Dec. 4 (Bloomberg) -- Colombian peso bond yields fell to a record low on speculation that inflation was contained in November, boosting demand for the fixed-rate securities.
The yield on the government’s 10 percent bonds due in July 2024 fell two basis points, or 0.02 percentage point, to 5.96 percent at the close of trading in Bogota, according to the central bank. The peso strengthened 0.1 percent to 1,812.99 per U.S. dollar, extending its rally this year to 6.9 percent.
“The expectations are for inflation and the central bank to hold steady, and that justifies demand in the long end of the curve,” said Juan Camilo Santana, an analyst at Cia. de Profesionales de Bolsa brokerage.
The central bank board has probably ended its current cycle of interest-rate cuts following last month’s surprise quarter-point reduction, President Juan Manuel Santos said yesterday in an interview.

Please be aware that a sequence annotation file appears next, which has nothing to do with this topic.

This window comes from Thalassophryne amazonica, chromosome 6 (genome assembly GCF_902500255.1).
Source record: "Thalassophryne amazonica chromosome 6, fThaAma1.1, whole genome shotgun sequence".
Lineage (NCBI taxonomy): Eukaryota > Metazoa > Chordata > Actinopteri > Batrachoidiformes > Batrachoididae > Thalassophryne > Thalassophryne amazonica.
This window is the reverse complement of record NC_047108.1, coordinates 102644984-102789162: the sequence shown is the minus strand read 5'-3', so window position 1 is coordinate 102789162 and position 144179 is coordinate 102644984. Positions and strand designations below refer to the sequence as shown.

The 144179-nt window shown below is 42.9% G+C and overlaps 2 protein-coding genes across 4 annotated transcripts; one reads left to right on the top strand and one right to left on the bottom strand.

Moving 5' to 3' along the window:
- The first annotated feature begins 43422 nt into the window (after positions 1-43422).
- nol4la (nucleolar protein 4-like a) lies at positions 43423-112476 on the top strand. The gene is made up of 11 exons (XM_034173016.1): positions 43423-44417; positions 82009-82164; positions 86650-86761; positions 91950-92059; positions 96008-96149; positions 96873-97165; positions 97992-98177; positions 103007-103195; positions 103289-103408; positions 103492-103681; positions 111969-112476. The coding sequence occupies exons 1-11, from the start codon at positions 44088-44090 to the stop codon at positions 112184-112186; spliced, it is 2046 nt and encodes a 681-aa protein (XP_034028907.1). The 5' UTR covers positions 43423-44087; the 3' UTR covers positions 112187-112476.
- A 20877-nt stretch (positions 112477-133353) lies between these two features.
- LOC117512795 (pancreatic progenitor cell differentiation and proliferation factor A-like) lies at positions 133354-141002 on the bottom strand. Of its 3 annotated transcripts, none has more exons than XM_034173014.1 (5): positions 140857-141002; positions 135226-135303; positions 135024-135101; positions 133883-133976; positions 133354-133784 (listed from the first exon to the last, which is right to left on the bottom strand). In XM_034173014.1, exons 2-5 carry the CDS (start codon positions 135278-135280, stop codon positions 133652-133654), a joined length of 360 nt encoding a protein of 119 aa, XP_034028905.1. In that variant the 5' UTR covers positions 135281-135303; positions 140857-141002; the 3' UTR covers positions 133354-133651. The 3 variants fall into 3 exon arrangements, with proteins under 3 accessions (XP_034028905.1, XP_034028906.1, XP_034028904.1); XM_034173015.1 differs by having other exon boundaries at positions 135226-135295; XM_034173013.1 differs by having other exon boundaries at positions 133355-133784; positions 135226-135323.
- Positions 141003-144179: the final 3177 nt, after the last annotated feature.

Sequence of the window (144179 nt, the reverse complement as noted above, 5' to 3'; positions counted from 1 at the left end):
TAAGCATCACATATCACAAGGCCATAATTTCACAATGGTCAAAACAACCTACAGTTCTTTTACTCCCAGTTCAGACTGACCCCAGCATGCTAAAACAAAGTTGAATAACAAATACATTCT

“It gives me an additional reason to think that the central bank will hold rates,” said Cesar Corredor, an analyst at Banco de Bogota SA.
Colombia’s monthly inflation was 0.16 percent in November, matching the rate in October, according to the median forecast of 28 economists surveyed by Bloomberg. The national statistics agency is scheduled to release the report tomorrow.
Three-month swap rates were unchanged at 4.38 percent, according to data compiled by Bloomberg.
The central bank will hold borrowing costs at 4.5 percent at its December meeting, according to all of the 15 economists in a Bloomberg survey. The final policy meeting of the year was postponed to Dec. 21 from Dec. 14, the central bank said today, citing an agenda conflict for Finance Minister Mauricio Cardenas.
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